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How Wide and Long and High and Deep

Last week I sat up with some friends late into the night, and we talked about our experiences with therapy. I was relieved to hear the stories they both shared of sitting across from a man who let them be their unedited selves, who affirmed their feelings--all their feelings--and validated their emotions, perhaps for the first time.

This scenario might not sound valuable or necessary to you, but when you’ve been denied this kind of empathy your whole life, believe me, it is. And I could see it in the eyes of both my friends as they told me their tales, the relief they’d felt to hear that it’s not ridiculous or selfish to have thoughts that aren’t happy and fine all the time. The freedom they’re beginning to experience now, to just be themselves and live from a place authenticity, instead of fear or shame .

I have shared history with these two friends. I know how they grew up, in a church culture that told them all they had to do was act right and believe right, and the rest of life would turn out great for them. Meanwhile they faced heartache and loss, isolation and loneliness, year after year. Add to that a do-it-yourself, we-don’t-need-anyone, and we-never-ask-for-help, American culture and you get the mental unhealth of many Southern women I know, including myself.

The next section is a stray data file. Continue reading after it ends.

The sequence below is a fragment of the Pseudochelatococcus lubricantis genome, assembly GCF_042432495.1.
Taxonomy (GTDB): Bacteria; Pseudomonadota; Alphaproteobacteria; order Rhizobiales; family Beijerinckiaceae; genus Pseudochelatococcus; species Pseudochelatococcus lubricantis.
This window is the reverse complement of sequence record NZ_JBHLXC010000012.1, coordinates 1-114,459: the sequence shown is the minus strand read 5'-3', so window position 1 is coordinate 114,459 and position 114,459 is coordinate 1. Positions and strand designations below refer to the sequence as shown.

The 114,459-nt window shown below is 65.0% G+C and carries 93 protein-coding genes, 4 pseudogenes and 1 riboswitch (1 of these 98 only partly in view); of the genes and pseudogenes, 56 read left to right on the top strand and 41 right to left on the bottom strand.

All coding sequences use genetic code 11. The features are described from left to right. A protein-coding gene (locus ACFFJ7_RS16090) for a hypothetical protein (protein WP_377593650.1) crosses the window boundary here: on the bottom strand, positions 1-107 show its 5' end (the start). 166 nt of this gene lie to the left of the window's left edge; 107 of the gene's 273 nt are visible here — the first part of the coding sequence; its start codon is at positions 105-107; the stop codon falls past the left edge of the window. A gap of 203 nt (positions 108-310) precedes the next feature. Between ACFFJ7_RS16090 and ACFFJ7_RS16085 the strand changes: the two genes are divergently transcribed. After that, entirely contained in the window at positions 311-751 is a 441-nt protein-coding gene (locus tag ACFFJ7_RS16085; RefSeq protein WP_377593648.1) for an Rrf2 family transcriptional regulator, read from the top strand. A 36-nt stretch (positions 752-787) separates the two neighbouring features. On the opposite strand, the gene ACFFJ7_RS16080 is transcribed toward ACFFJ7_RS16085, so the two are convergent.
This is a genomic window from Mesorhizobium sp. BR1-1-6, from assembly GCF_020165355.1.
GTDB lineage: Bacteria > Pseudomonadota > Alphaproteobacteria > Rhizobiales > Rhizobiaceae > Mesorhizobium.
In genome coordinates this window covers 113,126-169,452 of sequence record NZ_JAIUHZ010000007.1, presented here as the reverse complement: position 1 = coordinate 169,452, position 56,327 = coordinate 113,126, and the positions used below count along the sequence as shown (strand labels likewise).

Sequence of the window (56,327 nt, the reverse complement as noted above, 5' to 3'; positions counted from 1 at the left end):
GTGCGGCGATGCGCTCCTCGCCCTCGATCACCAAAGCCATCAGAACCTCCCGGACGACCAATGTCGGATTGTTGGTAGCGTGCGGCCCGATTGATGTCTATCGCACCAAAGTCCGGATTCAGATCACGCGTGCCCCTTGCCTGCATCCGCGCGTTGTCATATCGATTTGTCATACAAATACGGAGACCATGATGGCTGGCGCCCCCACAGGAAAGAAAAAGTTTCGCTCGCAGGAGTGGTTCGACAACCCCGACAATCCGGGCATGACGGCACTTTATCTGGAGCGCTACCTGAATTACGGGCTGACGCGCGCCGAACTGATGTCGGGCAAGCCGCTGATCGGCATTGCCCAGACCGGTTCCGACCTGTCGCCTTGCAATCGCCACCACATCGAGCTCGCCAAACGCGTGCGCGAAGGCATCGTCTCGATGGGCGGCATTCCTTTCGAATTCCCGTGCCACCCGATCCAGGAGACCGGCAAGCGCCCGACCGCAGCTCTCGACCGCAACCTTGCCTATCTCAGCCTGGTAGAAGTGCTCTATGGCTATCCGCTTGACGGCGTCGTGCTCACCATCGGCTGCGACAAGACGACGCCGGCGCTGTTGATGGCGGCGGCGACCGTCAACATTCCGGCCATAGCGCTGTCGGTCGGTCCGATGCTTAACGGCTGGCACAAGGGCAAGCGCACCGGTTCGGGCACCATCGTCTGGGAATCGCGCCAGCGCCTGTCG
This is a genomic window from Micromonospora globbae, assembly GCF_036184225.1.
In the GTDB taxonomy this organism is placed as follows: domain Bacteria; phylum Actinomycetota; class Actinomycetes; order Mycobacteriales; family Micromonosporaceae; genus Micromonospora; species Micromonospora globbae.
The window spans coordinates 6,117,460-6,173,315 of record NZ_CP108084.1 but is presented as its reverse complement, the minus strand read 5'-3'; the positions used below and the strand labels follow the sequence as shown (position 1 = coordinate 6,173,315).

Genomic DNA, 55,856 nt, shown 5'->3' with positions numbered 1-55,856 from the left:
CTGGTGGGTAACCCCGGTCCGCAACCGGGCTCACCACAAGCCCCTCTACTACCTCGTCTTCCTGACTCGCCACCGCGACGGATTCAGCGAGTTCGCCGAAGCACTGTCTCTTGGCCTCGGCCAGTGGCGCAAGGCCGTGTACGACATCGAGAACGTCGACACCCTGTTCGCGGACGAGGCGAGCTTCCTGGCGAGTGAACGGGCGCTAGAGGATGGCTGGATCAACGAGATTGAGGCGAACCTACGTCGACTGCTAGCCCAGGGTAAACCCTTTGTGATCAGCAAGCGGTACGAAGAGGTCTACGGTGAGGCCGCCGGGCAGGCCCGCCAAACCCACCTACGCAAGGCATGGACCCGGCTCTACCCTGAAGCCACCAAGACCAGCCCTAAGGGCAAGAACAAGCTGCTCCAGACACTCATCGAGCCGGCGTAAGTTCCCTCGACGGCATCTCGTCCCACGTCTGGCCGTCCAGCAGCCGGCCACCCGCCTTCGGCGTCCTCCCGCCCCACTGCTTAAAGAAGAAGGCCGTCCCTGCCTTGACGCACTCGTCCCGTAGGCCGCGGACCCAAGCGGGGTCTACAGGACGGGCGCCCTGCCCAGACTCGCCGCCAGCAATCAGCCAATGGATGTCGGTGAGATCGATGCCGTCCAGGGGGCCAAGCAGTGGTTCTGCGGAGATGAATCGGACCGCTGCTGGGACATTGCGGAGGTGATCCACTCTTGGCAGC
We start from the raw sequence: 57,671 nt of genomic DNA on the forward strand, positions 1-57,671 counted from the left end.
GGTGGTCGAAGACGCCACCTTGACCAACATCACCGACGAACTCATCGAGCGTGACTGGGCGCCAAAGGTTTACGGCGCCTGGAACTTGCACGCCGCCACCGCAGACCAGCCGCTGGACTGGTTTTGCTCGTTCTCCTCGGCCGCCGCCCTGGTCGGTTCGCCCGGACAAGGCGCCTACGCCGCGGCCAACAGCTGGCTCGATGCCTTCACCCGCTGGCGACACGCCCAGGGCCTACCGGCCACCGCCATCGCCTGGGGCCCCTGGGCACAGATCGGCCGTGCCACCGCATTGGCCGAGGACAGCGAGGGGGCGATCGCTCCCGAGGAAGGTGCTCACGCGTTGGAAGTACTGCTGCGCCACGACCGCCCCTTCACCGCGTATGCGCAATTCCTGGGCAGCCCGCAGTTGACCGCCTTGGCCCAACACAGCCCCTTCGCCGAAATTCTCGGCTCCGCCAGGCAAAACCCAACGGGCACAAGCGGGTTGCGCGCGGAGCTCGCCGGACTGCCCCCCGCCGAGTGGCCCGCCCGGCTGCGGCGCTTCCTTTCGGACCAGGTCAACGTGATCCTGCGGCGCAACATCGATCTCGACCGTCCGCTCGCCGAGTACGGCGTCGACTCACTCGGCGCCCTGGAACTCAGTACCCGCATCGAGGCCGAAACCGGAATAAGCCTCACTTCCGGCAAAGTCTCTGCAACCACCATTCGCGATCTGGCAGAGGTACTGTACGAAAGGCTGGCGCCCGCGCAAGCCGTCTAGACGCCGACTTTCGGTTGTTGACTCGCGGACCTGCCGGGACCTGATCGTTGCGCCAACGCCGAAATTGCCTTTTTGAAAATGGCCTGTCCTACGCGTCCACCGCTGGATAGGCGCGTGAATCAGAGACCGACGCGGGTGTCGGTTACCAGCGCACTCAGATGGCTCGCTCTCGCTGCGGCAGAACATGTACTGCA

The last time I had therapy myself was two and a half weeks ago. I sat in my bedroom, in front of my laptop, and talked with a guy five years younger than me for an hour. Just like we have twice a month, for the last seven months. Before I started the Zoom call I prayed for a few minutes, asking God to show me whether or not I still needed this practice. Maybe there’d be a little more money in our budget for some other necessities I reasoned, but the words that popped into my mind instead were “brother,” “father,” and “son.”

After our session was over and I was in tears again, I realized anew how my therapist has been the brother, father, and son to me that I haven’t been able to find anywhere else in the past year, and I knew I wouldn’t be quitting therapy anytime soon. I don’t make that statement to throw shade at my actual brother, father, or sons (physical and spiritual). Instead what I hope to suggest is that I’ve reached the point in life where I need an embodied experience of the Jesus Christ I claim to follow, and for now I’m finding that in the listening ears and kind eyes of my therapist. Christ is no way limited to this one expression of himself, but I’m afraid it’s the one I’ve lacked for most of my life in the Southern-American-Church culture, (which I still inhabit), so for now I’m gonna keep partaking.

And my greatest hope in sharing this post is that if you see yourself in any of the things I’ve said, you would begin to seek out an embodied experience of Jesus Christ for yourself--whatever that looks like. If you believe the Bible, it promises that we will find God when we seek him with our whole hearts. For we are more than our mistakes, our thoughts, and our feelings, friends. We each have a whole heart, along with a life and a body that cries out for redemption, and it’s alright, good even, to share those tears with each other.

Until we meet the real Jesus face to face. Selah.

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